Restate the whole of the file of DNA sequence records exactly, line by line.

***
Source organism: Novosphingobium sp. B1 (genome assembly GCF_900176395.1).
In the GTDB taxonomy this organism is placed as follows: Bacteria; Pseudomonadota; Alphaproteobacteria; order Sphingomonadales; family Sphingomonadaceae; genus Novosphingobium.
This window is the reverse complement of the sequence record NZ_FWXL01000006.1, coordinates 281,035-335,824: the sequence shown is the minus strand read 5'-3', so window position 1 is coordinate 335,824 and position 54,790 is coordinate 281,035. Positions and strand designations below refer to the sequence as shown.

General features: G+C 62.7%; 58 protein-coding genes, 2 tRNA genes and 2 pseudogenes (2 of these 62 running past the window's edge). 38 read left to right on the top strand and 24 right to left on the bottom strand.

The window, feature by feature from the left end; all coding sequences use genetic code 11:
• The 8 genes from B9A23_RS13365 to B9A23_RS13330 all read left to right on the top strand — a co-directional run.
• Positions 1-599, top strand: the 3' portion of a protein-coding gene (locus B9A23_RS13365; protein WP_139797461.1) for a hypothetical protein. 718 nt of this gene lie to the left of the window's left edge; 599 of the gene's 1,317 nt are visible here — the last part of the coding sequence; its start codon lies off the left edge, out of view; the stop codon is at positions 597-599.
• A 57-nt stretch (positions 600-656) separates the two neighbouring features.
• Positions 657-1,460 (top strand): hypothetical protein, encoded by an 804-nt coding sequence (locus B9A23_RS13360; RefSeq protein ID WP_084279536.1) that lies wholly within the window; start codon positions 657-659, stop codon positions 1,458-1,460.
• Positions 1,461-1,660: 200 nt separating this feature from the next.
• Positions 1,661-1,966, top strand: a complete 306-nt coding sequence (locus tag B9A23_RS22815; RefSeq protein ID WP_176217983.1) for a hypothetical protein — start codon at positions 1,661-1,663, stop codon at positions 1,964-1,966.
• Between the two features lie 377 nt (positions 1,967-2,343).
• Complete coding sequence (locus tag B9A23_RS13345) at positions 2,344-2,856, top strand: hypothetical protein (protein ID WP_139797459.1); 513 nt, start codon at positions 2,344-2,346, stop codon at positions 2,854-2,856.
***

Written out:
Source organism: Novosphingobium sp. B1 (genome assembly GCF_900176395.1).
In the GTDB taxonomy this organism is placed as follows: Bacteria; Pseudomonadota; Alphaproteobacteria; order Sphingomonadales; family Sphingomonadaceae; genus Novosphingobium.
This window is the reverse complement of the sequence record NZ_FWXL01000006.1, coordinates 281,035-335,824: the sequence shown is the minus strand read 5'-3', so window position 1 is coordinate 335,824 and position 54,790 is coordinate 281,035. Positions and strand designations below refer to the sequence as shown.

General features: G+C 62.7%; 58 protein-coding genes, 2 tRNA genes and 2 pseudogenes (2 of these 62 running past the window's edge). 38 read left to right on the top strand and 24 right to left on the bottom strand.

The window, feature by feature from the left end; all coding sequences use genetic code 11:
• The 8 genes from B9A23_RS13365 to B9A23_RS13330 all read left to right on the top strand — a co-directional run.
• Positions 1-599, top strand: the 3' portion of a protein-coding gene (locus B9A23_RS13365; protein WP_139797461.1) for a hypothetical protein. 718 nt of this gene lie to the left of the window's left edge; 599 of the gene's 1,317 nt are visible here — the last part of the coding sequence; its start codon lies off the left edge, out of view; the stop codon is at positions 597-599.
• A 57-nt stretch (positions 600-656) separates the two neighbouring features.
• Positions 657-1,460 (top strand): hypothetical protein, encoded by an 804-nt coding sequence (locus B9A23_RS13360; RefSeq protein ID WP_084279536.1) that lies wholly within the window; start codon positions 657-659, stop codon positions 1,458-1,460.
• Positions 1,461-1,660: 200 nt separating this feature from the next.
• Positions 1,661-1,966, top strand: a complete 306-nt coding sequence (locus tag B9A23_RS22815; RefSeq protein ID WP_176217983.1) for a hypothetical protein — start codon at positions 1,661-1,663, stop codon at positions 1,964-1,966.
• Between the two features lie 377 nt (positions 1,967-2,343).
• Complete coding sequence (locus tag B9A23_RS13345) at positions 2,344-2,856, top strand: hypothetical protein (protein ID WP_139797459.1); 513 nt, start codon at positions 2,344-2,346, stop codon at positions 2,854-2,856.